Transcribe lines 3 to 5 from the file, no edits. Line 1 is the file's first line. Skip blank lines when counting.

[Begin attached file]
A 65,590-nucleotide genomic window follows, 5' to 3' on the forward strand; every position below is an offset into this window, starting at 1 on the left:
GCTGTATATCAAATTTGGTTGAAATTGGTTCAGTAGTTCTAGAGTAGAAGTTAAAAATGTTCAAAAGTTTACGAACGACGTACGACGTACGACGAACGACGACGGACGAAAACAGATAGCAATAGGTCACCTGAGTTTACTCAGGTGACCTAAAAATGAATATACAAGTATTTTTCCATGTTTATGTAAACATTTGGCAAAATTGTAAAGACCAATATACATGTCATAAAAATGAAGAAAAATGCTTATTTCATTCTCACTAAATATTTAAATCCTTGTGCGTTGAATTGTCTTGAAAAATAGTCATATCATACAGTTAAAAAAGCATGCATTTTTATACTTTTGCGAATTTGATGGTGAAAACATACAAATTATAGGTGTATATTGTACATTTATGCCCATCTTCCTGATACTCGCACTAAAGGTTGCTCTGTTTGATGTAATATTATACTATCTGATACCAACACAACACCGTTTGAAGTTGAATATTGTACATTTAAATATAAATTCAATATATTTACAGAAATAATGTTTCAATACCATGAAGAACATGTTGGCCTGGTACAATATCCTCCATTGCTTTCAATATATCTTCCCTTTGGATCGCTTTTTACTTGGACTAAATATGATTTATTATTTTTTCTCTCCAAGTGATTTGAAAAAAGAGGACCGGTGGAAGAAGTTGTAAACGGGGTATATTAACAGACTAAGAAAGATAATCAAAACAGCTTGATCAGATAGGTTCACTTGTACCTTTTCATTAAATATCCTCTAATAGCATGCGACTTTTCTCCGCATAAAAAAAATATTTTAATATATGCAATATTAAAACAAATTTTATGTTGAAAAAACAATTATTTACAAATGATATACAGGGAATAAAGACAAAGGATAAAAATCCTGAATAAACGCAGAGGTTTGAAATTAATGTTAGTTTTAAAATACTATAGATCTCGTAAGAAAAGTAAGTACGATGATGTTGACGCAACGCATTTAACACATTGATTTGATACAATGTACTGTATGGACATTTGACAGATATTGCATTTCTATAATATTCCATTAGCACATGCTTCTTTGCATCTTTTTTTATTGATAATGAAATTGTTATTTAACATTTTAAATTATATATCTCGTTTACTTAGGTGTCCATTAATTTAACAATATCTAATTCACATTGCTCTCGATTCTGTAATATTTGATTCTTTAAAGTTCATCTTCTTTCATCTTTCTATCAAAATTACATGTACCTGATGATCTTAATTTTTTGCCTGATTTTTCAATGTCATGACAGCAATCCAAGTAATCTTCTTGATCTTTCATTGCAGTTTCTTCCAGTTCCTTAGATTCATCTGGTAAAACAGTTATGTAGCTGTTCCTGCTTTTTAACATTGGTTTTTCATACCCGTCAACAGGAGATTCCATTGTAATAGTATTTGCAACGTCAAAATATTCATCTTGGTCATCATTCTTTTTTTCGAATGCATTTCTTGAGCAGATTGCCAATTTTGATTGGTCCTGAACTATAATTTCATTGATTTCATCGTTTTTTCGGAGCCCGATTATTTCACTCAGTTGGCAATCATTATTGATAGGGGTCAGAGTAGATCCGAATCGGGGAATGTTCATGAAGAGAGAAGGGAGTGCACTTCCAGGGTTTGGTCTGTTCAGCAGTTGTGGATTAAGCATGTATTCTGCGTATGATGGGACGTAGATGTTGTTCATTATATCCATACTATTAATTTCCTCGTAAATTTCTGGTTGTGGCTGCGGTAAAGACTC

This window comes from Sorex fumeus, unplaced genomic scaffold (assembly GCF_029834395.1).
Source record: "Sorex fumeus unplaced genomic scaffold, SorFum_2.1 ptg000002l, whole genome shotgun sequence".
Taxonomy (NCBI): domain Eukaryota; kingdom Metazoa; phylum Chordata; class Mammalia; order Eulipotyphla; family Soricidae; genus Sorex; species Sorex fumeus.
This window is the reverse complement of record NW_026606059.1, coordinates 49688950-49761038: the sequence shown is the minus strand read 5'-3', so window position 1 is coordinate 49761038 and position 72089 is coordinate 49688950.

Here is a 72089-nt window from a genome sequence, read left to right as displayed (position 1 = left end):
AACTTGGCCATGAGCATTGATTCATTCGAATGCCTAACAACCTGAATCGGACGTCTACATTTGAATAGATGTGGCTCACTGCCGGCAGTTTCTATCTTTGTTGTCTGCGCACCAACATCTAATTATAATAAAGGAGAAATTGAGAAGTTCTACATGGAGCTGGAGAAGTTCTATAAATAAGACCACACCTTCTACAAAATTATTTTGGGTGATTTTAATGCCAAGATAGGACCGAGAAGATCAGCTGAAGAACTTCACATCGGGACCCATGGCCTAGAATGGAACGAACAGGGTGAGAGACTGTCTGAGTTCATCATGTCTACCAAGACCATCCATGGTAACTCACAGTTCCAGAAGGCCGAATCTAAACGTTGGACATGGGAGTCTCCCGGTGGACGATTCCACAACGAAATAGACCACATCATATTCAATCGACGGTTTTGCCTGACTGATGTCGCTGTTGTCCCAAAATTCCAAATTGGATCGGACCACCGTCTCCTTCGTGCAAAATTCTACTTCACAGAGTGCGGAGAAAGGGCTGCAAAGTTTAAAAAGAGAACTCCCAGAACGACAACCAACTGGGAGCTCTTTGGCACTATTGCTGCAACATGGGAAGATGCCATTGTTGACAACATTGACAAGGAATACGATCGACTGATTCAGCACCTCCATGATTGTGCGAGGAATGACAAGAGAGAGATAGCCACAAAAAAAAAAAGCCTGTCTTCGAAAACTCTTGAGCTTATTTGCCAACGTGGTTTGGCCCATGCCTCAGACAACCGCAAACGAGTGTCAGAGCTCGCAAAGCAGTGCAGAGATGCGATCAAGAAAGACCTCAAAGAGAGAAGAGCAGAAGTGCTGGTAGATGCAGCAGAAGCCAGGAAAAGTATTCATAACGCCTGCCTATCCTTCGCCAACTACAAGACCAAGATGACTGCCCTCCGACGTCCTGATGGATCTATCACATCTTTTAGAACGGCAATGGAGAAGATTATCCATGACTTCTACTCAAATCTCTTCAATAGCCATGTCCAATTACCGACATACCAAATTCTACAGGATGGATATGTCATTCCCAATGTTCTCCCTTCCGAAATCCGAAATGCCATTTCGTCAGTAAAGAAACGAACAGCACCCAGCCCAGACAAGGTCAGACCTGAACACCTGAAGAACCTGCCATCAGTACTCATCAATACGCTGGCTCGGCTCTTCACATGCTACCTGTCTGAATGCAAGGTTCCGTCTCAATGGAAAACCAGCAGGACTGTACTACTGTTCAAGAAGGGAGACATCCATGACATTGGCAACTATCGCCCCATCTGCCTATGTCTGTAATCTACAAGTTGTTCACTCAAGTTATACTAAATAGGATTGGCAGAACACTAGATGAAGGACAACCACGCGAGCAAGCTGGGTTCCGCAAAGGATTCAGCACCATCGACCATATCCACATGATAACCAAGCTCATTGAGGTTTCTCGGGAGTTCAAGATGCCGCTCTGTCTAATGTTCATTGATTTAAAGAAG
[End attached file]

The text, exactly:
This window comes from Sorex fumeus, unplaced genomic scaffold (assembly GCF_029834395.1).
Source record: "Sorex fumeus unplaced genomic scaffold, SorFum_2.1 ptg000002l, whole genome shotgun sequence".
Taxonomy (NCBI): domain Eukaryota; kingdom Metazoa; phylum Chordata; class Mammalia; order Eulipotyphla; family Soricidae; genus Sorex; species Sorex fumeus.